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Inscriptions in Historiography and Historiography in Inscriptions. Two Side...

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King's College London

Strand Campus

King's Building, River Room

London

WC2R 2LS

United Kingdom

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The event is a one-day postgraduate and early career workshop organised by three recent PhD graduates from the Department of Classics at King’s College London. The workshop will take place on 28 September from 9am to 7pm at King’s College London, Strand Campus (King’s Building, River Room). Our confirmed keynote speaker will be Dr Paola Ceccarelli (UCL)

How reliable are literary quotations of inscribed texts? Why are they included in, or excluded from, historiographical narratives? Conversely, how reliable are inscriptional accounts of historical events? The issue of the relationship between epigraphic and literary texts has recently been brought into sharp relief by the publication of an inscribed dedication from the sanctuary of Apollo Ismenios at Thebes (Papazarkadas 2014: 233-48) and ensuing debate over the light it casts on Herodotus’ use of inscriptional sources (see e.g. Thonemann 2016).

Ancient literary authors, from the fifth century B.C. onwards and across different literary genres, cite or refer to inscriptions for reasons ranging from the creation or reinforcement of authorial authority, to the conjuring of notions about identity, power, or morality, to the underscoring of points of historical detail (Liddel-Low 2013: 14). Working inthe other direction, fragmentary epigraphic evidence has, on occasion, been restored using literary descriptions of their texts and physical forms (Meiggs and Lewis, GHI 15, cf. Hdt. 5.77). Moreover, just as inscriptions figure inhistoriography, historiography figures in inscriptions: examples such as the Parian Marble or the Salmacis Epigram (Isager 1998) constitute an alternative, competing medium to literary historiography for the making of history. More broadly, the question of the relationship between literary and inscriptional accounts of historical events ties in with larger topical themes such as the history of information, the shaping and textualization of cultural memory through different media of communication, and the self-representation of communities through the monumentalization of the written word.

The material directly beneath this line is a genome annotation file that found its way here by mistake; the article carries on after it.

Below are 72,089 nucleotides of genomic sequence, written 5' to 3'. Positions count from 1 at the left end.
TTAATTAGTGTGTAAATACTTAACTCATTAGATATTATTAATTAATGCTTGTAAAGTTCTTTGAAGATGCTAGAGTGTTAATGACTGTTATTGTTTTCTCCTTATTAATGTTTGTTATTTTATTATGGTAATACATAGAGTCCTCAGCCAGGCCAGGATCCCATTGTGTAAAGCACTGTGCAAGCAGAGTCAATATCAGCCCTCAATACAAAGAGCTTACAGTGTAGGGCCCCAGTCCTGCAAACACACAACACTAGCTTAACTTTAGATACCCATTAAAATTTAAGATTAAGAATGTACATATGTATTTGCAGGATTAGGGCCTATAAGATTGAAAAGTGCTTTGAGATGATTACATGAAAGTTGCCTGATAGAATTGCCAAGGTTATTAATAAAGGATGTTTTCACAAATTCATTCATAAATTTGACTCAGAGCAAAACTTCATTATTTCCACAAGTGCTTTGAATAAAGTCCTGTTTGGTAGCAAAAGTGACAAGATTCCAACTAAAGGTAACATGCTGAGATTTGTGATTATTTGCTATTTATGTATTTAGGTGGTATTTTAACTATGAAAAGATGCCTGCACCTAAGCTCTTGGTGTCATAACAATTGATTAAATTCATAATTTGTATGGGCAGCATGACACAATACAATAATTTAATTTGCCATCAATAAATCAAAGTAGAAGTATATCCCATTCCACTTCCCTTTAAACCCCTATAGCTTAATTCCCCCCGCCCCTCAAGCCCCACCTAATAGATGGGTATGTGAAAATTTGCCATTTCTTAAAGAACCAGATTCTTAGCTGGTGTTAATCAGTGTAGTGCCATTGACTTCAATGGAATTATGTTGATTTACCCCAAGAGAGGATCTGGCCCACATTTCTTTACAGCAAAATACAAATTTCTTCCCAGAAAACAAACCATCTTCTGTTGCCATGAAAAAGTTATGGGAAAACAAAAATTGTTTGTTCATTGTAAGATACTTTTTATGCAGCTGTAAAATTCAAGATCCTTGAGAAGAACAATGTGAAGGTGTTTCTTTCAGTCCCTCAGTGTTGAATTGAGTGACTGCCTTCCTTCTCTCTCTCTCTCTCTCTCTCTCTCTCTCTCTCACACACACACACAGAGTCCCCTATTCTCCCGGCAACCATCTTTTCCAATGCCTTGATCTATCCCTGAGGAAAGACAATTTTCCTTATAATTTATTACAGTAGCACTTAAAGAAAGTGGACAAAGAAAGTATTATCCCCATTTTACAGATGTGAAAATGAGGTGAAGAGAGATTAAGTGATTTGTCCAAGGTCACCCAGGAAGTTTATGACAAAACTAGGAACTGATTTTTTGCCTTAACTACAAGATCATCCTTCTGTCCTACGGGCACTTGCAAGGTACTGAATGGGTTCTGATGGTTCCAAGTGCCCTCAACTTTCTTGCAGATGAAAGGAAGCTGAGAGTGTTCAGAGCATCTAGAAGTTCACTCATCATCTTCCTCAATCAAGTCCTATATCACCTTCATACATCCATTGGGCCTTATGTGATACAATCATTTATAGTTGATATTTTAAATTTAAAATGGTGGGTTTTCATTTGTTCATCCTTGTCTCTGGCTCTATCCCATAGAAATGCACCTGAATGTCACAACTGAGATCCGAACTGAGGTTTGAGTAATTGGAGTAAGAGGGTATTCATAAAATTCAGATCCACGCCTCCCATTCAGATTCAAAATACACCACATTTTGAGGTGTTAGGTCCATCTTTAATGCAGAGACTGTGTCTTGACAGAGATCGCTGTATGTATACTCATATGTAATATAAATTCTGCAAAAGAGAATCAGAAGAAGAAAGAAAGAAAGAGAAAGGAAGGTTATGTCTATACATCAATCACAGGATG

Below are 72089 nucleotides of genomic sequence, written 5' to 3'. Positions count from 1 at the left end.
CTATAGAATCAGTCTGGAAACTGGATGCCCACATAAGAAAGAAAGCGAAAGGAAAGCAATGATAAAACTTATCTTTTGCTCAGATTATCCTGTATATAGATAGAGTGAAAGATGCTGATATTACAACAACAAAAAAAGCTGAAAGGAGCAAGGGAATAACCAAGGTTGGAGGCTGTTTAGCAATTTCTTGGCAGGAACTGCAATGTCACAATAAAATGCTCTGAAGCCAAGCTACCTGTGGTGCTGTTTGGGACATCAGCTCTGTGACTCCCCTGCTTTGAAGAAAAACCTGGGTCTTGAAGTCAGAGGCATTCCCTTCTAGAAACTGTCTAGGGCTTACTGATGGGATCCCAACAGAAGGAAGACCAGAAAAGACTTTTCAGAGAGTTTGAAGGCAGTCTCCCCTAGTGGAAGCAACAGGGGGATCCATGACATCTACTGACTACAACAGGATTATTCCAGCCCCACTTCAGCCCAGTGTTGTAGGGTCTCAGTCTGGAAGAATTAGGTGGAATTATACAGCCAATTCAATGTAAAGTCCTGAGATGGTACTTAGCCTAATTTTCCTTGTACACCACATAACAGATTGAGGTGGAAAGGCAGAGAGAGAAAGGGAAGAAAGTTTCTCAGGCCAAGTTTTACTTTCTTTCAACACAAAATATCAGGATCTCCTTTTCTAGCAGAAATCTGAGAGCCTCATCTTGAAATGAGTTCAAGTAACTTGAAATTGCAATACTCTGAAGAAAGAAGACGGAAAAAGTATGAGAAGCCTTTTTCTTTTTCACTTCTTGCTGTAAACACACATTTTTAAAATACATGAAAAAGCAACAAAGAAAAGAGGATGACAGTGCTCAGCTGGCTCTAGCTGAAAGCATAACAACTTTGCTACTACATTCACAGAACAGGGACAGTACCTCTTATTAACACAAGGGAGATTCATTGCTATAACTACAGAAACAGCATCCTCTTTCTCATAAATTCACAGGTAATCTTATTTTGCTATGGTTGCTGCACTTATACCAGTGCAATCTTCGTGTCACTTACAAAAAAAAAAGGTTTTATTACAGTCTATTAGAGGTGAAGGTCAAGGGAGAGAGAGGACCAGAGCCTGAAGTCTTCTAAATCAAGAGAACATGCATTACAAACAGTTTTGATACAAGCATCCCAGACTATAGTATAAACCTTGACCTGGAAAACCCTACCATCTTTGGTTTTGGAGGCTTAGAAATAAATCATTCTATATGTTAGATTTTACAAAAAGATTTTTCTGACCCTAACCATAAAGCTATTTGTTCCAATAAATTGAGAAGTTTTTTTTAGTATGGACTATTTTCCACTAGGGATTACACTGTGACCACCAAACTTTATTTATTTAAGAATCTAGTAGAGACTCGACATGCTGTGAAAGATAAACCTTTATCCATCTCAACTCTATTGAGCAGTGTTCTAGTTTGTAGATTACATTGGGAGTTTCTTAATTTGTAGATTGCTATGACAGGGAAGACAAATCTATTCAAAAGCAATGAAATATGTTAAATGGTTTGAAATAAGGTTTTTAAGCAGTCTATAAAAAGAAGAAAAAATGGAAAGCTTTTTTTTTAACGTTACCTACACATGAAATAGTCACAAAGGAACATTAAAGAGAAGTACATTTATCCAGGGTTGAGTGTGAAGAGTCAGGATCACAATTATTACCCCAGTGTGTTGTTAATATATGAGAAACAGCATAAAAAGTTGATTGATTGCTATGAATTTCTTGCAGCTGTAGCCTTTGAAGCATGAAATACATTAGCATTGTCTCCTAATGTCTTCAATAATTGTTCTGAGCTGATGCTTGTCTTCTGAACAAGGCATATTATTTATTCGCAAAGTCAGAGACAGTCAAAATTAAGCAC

The complete programme of the workshop can be found on
https://www.academia.edu/37305251/Inscriptions_in_Historiography_and_Historiography_in_Inscriptions._Two_Sides_of_the_Same_Coin_History

To attend the workshop registration via Eventbrite is mandatory for all attendees (excluding confirmed speakers). The conference is free to attend and lunch and refreshments will be provided. The Eventbrite registration for the event will close at 11pm on 25 September 2018.

For more information about the workshop, please email us at kclhistoryworkshop2018@gmail.com

We are looking forward to welcoming you all in London!

The Organising Committee (Dr Steven Cosnett, Dr Giulia Donelli, Dr Federica Scicolone)


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King's College London

Strand Campus

King's Building, River Room

London

WC2R 2LS

United Kingdom

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